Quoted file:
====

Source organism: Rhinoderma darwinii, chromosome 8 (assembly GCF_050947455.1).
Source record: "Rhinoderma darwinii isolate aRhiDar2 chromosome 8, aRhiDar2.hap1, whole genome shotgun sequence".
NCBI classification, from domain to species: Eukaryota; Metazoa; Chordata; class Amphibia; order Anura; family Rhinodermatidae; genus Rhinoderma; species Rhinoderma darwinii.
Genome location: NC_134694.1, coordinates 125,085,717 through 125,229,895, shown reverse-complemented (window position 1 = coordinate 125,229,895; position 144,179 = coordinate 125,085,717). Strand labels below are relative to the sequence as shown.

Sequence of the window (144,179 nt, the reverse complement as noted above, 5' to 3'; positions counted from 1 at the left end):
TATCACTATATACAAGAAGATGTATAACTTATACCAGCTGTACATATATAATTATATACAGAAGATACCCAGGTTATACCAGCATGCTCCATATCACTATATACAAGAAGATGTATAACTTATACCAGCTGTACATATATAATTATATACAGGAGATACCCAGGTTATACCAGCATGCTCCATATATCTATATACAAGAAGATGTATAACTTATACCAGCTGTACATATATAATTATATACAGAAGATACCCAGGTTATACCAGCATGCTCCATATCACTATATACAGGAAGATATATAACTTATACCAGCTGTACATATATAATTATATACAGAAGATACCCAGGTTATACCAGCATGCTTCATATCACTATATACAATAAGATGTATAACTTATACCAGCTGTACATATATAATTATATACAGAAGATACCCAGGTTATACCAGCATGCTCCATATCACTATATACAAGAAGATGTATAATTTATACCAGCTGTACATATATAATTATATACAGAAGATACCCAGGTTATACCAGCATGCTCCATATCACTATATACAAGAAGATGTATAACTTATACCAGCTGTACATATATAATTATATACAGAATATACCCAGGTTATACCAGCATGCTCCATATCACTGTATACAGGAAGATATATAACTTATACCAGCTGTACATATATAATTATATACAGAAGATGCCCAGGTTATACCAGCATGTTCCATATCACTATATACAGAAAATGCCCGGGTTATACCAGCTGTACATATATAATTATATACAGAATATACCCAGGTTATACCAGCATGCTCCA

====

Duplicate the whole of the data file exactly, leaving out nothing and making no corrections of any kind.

Source organism: Rhinoderma darwinii, chromosome 8 (assembly GCF_050947455.1).
Source record: "Rhinoderma darwinii isolate aRhiDar2 chromosome 8, aRhiDar2.hap1, whole genome shotgun sequence".
NCBI classification, from domain to species: Eukaryota; Metazoa; Chordata; class Amphibia; order Anura; family Rhinodermatidae; genus Rhinoderma; species Rhinoderma darwinii.
Genome location: NC_134694.1, coordinates 125,085,717 through 125,229,895, shown reverse-complemented (window position 1 = coordinate 125,229,895; position 144,179 = coordinate 125,085,717). Strand labels below are relative to the sequence as shown.

Sequence of the window (144,179 nt, the reverse complement as noted above, 5' to 3'; positions counted from 1 at the left end):
TATCACTATATACAAGAAGATGTATAACTTATACCAGCTGTACATATATAATTATATACAGAAGATACCCAGGTTATACCAGCATGCTCCATATCACTATATACAAGAAGATGTATAACTTATACCAGCTGTACATATATAATTATATACAGGAGATACCCAGGTTATACCAGCATGCTCCATATATCTATATACAAGAAGATGTATAACTTATACCAGCTGTACATATATAATTATATACAGAAGATACCCAGGTTATACCAGCATGCTCCATATCACTATATACAGGAAGATATATAACTTATACCAGCTGTACATATATAATTATATACAGAAGATACCCAGGTTATACCAGCATGCTTCATATCACTATATACAATAAGATGTATAACTTATACCAGCTGTACATATATAATTATATACAGAAGATACCCAGGTTATACCAGCATGCTCCATATCACTATATACAAGAAGATGTATAATTTATACCAGCTGTACATATATAATTATATACAGAAGATACCCAGGTTATACCAGCATGCTCCATATCACTATATACAAGAAGATGTATAACTTATACCAGCTGTACATATATAATTATATACAGAATATACCCAGGTTATACCAGCATGCTCCATATCACTGTATACAGGAAGATATATAACTTATACCAGCTGTACATATATAATTATATACAGAAGATGCCCAGGTTATACCAGCATGTTCCATATCACTATATACAGAAAATGCCCGGGTTATACCAGCTGTACATATATAATTATATACAGAATATACCCAGGTTATACCAGCATGCTCCA